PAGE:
Dedicated to the devotional, exegetical and philosophical study of theological paradox in Conservative, Thoroughly Biblical, Historically Orthodox, Essentially Reformed theology . . . to the glory of God alone!

Wednesday, May 27, 2009

Out and About

This weekend, Chris DeVidal and I visited a nearby Sovereign Grace church. Chris introduced me to one of his friends who attends the church, a man from the Netherlands who holds an earned doctorate in theology. When Chris told him I study Biblical paradoxes, the man smiled broadly and replied, "Veech vahns? Der are so many ahv dem."

That deserves a t-shirt.

Wednesday, May 20, 2009

PARADOX FILES, Vol. 8 - David Harrell

This Paradox File features Dr. David Harrell of Calvary Bible Church in Joelton, Tennessee. Dr. Harrell has been a committed Biblical (nouthetic) counselor for over 20 years, and has taught Biblical Counseling courses at the Master's College. Here, he encourages us to hold fast to the time-tested paradoxes of Christ's teaching as an antidote to the Purpose Driven Life fad of recent years. He manages to deliver a rather provoking expository sermon while simultaneously critiquing the seeker sensitive fads and affirming the THEOparadox concept. It's just beautiful!

The message is entitled,
"The Power of a Paradox Driven Life."
Click here for the message on Sermon Audio

Here are some notes and quotes from the message . . .


"Certianly it's true that the character and the purposes of God are incomprehensible, and, frankly, only through the eyes of faith can we even get a glimpse of who He is . . . Indeed, there is an infinite chasm between man's minute understanding and God's omniscience . . . we quickly discover that His plan for glorifying Himself through salvation of sinful men is filled with paradoxes. His ways seem illogical to our way of thinking."

There is a very good overview of some key Scriptures and concepts that address Biblical paradox in this introductory section (especially the first 7 minutes of the message). He does a great job of showing just how paradoxical the Gospel message is. This is why he gets the shirt.

"These paradoxes of the Christian life stand in stark contrast to the superficial, watered down gospel that is popular today."

1. A cross comes before a crown

"We prefer happiness over holiness. We prefer recreation over re-creation, right? We don't want to be regenerated and born again, [and] become new creatures. We want to be happy and enjoy everything in the world, that's the idea. We want health and wealth, not forgiveness. We want purpose, not redemption. Well, Jesus said 'Get behind me, Satan, you are a stumbling block to me.'"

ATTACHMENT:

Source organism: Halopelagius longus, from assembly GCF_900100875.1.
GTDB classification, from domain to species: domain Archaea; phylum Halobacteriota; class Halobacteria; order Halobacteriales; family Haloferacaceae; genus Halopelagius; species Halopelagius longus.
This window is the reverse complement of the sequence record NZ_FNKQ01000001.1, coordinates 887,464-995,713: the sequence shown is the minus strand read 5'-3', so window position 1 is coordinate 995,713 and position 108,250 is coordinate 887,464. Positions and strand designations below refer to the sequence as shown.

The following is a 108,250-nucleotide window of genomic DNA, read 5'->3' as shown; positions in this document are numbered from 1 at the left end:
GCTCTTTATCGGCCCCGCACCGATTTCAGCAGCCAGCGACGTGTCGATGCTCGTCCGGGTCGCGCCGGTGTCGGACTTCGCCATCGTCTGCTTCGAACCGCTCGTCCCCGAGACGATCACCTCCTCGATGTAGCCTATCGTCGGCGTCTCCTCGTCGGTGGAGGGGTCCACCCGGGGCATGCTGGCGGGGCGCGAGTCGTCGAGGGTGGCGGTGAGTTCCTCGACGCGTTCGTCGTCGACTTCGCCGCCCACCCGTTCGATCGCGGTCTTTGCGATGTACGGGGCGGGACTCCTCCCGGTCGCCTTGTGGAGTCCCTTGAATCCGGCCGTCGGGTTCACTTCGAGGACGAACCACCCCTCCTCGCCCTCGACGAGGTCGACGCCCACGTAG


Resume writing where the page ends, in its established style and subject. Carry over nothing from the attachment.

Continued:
"Jesus is saying, again, 'My ways are not your ways. Your ways are selfish, mine are selfless. Your ways are short-sighted, mine are eternal.'"

2. We win by losing

"This is the opposite of the self-centered gospel of Neo-Evangelicalism that paints God with a smiley face running around trying to make us all happy. We must understand that Christ suffered the agony of the cross for our spiritual (not our physical) needs . . . When we come to faith in Christ, we are to come ... poor in spirit, utterly bankrupt, we have nothing to offer, we're crying out for this undeserved mercy and grace from the Lord. We come to Christ renouncing our old self." Whew!

"Beloved, we want to preach the Gospel clearly enough for unbelievers to reject it." AMEN!

"I stand before you this morning calling us back to the great paradoxes of the Christian faith. These are the divine principles that should drive our lives." Double AMEN!

In this section, Dr. Harrell explains the meaning of one of my favorite Greek words: agonizomai. That's also the name of my favorite blog, which is perfectly fitting.

3. Lasting joy comes through suffering.

"Each one of us, the Bible says, will stand before God and give an account. And make no mistake about it, the penetrating eyes of our holy and omniscient God will not be deceived. There'll be no place to hide, and your fate will not be determined by a jury of your peers, but by a holy and omniscient God, the Judge of the universe. And so I leave you with this question: will He see a life driven by selfish ambition and phony religion that loves cotton candy Christianity, or one driven by the glorious paradoxes of the Gospel of Christ?"

Dr. Harrell powerfully refutes the errors of the Purpose Driven Life and leads us right back to the Gospel according to Jesus Christ. I thank God for men like him.